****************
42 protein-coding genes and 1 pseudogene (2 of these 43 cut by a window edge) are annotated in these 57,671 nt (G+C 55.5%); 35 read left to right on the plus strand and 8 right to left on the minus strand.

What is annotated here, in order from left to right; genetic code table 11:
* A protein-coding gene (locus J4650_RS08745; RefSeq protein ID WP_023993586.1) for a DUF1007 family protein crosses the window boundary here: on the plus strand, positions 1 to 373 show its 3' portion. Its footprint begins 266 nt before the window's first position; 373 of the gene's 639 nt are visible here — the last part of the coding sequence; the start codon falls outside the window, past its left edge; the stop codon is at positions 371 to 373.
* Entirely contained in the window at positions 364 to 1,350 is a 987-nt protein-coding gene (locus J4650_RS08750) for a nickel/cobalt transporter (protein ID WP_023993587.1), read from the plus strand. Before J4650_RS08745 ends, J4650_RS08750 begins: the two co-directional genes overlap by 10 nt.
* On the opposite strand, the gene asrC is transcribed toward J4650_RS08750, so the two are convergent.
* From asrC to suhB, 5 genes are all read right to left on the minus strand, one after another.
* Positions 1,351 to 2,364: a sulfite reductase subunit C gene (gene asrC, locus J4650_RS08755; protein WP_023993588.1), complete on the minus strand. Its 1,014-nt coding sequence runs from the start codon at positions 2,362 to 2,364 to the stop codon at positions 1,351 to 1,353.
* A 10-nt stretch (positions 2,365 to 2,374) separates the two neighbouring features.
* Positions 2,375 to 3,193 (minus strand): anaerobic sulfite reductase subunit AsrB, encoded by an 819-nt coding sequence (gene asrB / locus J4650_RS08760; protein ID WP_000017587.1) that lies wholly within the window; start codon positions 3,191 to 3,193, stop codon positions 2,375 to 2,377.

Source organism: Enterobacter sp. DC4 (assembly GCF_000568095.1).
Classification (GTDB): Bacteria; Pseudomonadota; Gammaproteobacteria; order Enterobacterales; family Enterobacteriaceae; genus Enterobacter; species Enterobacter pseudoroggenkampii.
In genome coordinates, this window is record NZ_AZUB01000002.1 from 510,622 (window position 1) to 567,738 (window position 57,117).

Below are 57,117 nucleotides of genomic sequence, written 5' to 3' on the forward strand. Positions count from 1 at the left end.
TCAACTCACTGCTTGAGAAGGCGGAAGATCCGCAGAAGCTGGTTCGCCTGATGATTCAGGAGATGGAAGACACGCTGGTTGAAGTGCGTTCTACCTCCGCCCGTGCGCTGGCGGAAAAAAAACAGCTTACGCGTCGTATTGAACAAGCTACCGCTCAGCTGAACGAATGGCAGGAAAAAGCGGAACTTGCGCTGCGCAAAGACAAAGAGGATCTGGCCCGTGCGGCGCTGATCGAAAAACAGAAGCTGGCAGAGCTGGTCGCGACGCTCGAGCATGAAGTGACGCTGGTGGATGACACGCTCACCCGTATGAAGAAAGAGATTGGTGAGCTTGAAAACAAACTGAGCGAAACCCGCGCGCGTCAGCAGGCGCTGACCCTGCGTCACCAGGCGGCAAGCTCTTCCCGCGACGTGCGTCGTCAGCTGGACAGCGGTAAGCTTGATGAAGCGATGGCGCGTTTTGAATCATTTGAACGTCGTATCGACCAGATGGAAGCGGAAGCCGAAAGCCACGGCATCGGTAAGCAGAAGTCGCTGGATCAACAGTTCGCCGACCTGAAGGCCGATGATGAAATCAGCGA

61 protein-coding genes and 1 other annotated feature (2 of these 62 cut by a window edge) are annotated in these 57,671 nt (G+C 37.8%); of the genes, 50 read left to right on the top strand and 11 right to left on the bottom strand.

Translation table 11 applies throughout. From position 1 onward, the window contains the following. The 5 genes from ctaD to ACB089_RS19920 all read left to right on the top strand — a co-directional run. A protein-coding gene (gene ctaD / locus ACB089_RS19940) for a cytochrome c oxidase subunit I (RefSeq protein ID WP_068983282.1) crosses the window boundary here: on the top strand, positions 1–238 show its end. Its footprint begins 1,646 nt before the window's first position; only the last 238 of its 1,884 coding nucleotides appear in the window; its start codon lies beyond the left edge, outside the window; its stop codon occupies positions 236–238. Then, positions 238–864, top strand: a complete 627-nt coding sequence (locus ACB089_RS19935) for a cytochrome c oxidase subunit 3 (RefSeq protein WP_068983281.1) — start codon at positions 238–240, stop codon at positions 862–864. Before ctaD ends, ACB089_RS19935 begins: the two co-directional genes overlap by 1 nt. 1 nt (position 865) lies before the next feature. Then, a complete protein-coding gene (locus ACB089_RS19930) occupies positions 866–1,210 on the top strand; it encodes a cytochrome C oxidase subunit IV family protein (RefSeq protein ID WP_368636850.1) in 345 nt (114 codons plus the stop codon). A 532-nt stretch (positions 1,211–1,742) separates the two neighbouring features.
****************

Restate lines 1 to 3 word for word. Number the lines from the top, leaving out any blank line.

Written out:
42 protein-coding genes and 1 pseudogene (2 of these 43 cut by a window edge) are annotated in these 57,671 nt (G+C 55.5%); 35 read left to right on the plus strand and 8 right to left on the minus strand.

What is annotated here, in order from left to right; genetic code table 11:
* A protein-coding gene (locus J4650_RS08745; RefSeq protein ID WP_023993586.1) for a DUF1007 family protein crosses the window boundary here: on the plus strand, positions 1 to 373 show its 3' portion. Its footprint begins 266 nt before the window's first position; 373 of the gene's 639 nt are visible here — the last part of the coding sequence; the start codon falls outside the window, past its left edge; the stop codon is at positions 371 to 373.